Gene disruption in Aspergillus fumigatus using a PCR-based strategy and in vivo recombination in yeast

Methods Mol Biol. 2012;845:99-118. doi: 10.1007/978-1-61779-539-8_7.

Abstract

Aspergillus fumigatus is a ubiquitous, filamentous fungal saprophyte and is the causative agent of the vast majority of aspergillosis in that invasive aspergillosis is the life-threatening form of infection by this fungus. The study of gene function using null mutants in this organism can be achieved through DNA-mediated transformation with an engineered deletion cassette containing about 2 kb of the 5'- and 3'-flanking region of the target gene and a selectable marker. Here, we describe the use of a PCR-based strategy and "in vivo" recombination in Saccharomyces cerevisiae to produce gene deletion cassettes for A. fumigatus, using an auxotrophic marker for gene replacement. This protocol produces highly effective deletion cassettes and permits the rapid disruption of genes identified in the recently available A. fumigatus genome.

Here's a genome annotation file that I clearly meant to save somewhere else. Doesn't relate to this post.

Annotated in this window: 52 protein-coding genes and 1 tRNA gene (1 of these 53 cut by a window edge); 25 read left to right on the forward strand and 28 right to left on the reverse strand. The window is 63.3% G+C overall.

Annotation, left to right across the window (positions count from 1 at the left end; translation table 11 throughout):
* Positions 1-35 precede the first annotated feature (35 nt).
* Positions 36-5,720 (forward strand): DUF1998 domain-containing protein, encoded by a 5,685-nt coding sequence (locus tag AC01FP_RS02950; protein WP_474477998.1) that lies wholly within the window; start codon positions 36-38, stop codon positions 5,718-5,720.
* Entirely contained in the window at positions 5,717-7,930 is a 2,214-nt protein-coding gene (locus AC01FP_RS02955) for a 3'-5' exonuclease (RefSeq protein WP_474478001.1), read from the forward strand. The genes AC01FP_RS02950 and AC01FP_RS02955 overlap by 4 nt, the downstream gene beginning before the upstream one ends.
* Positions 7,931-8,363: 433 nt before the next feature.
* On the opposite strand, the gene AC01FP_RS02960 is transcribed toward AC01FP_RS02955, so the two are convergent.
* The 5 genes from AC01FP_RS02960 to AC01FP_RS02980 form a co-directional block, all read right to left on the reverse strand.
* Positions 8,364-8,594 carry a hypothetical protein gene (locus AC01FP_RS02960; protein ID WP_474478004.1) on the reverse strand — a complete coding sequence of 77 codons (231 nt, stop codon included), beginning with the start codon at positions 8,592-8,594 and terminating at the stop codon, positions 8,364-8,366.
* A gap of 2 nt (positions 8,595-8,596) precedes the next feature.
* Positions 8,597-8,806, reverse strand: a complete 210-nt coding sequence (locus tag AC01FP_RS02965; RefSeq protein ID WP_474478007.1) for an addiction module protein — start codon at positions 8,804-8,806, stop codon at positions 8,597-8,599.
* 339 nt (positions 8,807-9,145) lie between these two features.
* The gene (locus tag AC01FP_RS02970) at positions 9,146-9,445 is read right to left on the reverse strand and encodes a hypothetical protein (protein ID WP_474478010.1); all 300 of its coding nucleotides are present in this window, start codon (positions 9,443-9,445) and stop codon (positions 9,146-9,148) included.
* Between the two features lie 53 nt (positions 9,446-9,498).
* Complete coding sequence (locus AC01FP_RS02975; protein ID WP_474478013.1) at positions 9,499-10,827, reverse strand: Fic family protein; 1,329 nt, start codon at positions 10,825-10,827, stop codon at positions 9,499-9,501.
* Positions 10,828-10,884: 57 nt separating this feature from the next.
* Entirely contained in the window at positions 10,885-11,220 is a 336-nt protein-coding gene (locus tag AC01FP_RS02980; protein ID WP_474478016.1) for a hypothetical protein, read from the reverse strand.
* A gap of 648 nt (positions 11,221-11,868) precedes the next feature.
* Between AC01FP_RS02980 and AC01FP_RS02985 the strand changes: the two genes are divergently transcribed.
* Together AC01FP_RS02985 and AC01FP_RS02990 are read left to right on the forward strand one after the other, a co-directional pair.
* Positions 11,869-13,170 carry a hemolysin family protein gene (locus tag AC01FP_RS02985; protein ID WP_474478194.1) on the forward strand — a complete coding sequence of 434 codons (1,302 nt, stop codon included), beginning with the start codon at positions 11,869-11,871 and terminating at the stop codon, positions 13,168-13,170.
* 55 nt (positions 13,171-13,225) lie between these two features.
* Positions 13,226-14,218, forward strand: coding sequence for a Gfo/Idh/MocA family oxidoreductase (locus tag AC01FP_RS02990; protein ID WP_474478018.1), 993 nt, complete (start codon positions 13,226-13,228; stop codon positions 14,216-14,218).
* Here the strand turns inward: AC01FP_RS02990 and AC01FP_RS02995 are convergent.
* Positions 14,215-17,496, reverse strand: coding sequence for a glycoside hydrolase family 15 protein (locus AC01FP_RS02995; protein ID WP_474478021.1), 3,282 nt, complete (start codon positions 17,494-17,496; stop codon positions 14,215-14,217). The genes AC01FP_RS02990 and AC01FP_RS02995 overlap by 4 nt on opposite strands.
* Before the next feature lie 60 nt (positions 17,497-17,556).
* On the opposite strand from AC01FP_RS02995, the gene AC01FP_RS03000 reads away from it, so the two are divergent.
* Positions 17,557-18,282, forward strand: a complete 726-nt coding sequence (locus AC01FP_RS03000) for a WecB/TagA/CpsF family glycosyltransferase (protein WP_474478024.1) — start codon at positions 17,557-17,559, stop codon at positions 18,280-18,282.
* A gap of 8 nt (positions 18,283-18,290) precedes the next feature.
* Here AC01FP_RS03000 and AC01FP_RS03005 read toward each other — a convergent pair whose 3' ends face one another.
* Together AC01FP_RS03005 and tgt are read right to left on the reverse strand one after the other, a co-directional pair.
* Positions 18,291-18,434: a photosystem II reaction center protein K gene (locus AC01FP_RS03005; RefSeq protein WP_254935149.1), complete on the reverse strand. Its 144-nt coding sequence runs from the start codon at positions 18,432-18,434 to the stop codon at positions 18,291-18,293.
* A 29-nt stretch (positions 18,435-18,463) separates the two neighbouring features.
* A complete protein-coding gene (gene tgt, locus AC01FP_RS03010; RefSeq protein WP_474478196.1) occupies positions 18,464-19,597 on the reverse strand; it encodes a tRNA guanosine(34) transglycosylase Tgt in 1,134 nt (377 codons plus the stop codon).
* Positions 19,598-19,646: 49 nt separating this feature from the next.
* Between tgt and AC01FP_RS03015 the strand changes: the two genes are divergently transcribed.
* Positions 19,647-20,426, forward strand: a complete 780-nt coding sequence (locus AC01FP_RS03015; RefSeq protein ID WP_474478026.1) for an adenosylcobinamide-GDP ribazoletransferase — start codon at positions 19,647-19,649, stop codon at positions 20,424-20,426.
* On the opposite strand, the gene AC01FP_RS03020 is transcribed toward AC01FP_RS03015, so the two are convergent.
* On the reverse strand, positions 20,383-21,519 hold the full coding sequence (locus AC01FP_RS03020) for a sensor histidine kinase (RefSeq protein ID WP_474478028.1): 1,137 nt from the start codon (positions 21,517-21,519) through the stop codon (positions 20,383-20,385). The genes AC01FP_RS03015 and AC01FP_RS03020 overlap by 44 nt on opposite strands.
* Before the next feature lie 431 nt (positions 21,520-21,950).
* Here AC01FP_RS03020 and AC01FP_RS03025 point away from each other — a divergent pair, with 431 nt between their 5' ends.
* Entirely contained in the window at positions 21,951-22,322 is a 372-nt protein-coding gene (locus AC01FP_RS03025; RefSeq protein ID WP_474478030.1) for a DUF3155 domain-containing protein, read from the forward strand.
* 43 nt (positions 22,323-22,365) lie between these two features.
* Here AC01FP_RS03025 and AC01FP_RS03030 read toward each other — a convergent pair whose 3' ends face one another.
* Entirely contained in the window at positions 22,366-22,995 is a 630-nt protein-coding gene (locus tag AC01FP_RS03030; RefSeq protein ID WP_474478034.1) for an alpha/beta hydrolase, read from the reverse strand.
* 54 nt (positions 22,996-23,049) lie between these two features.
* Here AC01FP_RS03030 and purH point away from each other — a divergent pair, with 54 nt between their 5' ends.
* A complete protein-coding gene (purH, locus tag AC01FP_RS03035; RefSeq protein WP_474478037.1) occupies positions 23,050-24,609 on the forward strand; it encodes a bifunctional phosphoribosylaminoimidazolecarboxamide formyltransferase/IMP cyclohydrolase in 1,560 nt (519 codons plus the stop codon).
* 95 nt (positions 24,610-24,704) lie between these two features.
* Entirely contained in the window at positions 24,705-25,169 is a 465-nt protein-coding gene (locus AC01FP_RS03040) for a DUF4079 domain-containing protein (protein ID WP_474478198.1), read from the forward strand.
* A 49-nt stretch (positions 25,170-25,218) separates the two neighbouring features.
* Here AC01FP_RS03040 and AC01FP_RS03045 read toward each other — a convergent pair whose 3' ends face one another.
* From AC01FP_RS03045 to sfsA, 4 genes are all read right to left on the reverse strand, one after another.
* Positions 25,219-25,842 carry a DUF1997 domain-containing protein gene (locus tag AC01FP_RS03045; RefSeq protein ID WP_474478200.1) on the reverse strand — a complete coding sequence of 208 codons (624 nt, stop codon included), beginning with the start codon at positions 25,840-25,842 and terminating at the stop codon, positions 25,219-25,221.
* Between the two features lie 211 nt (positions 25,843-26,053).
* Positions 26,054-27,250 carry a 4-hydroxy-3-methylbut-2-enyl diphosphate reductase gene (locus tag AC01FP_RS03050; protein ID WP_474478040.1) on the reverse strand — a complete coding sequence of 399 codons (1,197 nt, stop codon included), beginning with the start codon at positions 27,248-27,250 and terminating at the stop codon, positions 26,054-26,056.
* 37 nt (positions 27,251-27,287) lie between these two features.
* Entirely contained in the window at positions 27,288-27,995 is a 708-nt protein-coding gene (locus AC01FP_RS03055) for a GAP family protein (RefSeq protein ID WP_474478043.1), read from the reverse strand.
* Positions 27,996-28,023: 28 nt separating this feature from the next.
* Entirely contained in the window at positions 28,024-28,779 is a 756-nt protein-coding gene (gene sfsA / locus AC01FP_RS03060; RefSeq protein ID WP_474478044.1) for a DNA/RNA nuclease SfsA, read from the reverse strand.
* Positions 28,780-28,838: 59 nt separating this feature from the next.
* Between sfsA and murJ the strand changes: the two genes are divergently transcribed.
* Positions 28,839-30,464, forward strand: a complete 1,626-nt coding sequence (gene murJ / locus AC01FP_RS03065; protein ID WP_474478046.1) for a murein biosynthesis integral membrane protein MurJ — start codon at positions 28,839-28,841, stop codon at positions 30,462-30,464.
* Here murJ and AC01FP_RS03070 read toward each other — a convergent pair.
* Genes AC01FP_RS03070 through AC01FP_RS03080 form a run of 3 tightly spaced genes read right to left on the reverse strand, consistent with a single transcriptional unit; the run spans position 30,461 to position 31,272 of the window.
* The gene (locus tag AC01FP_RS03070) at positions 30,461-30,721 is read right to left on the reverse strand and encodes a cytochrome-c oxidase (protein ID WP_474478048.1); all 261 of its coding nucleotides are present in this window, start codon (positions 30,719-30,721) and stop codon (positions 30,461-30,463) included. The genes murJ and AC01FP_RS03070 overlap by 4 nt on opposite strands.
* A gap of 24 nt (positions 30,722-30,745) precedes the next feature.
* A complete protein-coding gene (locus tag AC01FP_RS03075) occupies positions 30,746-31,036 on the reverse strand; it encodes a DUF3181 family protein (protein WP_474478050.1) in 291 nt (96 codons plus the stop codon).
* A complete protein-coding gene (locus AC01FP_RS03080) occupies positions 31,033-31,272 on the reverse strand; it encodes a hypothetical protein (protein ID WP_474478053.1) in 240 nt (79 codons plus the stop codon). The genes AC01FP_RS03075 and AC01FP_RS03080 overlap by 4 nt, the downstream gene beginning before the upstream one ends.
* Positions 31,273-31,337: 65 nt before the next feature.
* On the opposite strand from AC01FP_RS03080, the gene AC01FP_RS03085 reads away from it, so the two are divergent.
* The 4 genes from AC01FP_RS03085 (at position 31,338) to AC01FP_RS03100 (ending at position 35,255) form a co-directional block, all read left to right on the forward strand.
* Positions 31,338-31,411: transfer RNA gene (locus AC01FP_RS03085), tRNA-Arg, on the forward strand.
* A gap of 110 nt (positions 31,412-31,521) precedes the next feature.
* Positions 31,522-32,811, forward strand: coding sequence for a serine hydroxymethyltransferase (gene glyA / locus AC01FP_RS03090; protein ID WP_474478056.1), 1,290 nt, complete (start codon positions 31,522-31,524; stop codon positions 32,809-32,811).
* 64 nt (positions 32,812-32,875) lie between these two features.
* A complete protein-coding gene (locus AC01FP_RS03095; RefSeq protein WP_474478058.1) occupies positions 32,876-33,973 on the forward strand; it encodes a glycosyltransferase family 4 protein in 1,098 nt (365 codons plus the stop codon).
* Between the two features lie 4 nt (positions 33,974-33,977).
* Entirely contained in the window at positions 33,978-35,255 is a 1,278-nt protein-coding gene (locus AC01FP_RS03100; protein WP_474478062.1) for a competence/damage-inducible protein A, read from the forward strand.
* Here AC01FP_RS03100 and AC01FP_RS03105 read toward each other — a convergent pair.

Publication types

  • Research Support, Non-U.S. Gov't

MeSH terms

  • Aspergillus fumigatus / genetics*
  • Gene Deletion*
  • Mutagenesis, Insertional / methods*
  • Polymerase Chain Reaction*
  • Recombination, Genetic / genetics*
  • Saccharomyces cerevisiae / genetics*